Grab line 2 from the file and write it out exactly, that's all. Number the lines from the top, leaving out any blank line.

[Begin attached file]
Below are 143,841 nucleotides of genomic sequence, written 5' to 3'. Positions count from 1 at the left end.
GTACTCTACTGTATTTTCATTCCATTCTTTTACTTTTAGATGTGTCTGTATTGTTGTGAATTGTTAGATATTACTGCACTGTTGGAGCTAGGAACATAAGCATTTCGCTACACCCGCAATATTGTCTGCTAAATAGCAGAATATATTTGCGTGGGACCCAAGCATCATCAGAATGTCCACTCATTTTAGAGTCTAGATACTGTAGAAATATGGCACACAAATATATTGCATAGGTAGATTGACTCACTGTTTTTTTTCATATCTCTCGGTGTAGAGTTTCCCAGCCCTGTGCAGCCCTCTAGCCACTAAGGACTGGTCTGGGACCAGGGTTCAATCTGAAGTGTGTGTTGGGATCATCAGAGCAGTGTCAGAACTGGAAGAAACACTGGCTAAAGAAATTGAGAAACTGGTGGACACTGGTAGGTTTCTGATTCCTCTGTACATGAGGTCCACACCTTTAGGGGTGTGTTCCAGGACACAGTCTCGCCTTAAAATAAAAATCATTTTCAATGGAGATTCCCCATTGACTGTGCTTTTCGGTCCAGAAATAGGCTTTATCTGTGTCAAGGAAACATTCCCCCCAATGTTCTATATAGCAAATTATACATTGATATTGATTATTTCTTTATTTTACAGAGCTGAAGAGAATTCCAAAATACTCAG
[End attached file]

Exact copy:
GTACTCTACTGTATTTTCATTCCATTCTTTTACTTTTAGATGTGTCTGTATTGTTGTGAATTGTTAGATATTACTGCACTGTTGGAGCTAGGAACATAAGCATTTCGCTACACCCGCAATATTGTCTGCTAAATAGCAGAATATATTTGCGTGGGACCCAAGCATCATCAGAATGTCCACTCATTTTAGAGTCTAGATACTGTAGAAATATGGCACACAAATATATTGCATAGGTAGATTGACTCACTGTTTTTTTTCATATCTCTCGGTGTAGAGTTTCCCAGCCCTGTGCAGCCCTCTAGCCACTAAGGACTGGTCTGGGACCAGGGTTCAATCTGAAGTGTGTGTTGGGATCATCAGAGCAGTGTCAGAACTGGAAGAAACACTGGCTAAAGAAATTGAGAAACTGGTGGACACTGGTAGGTTTCTGATTCCTCTGTACATGAGGTCCACACCTTTAGGGGTGTGTTCCAGGACACAGTCTCGCCTTAAAATAAAAATCATTTTCAATGGAGATTCCCCATTGACTGTGCTTTTCGGTCCAGAAATAGGCTTTATCTGTGTCAAGGAAACATTCCCCCCAATGTTCTATATAGCAAATTATACATTGATATTGATTATTTCTTTATTTTACAGAGCTGAAGAGAATTCCAAAATACTCAG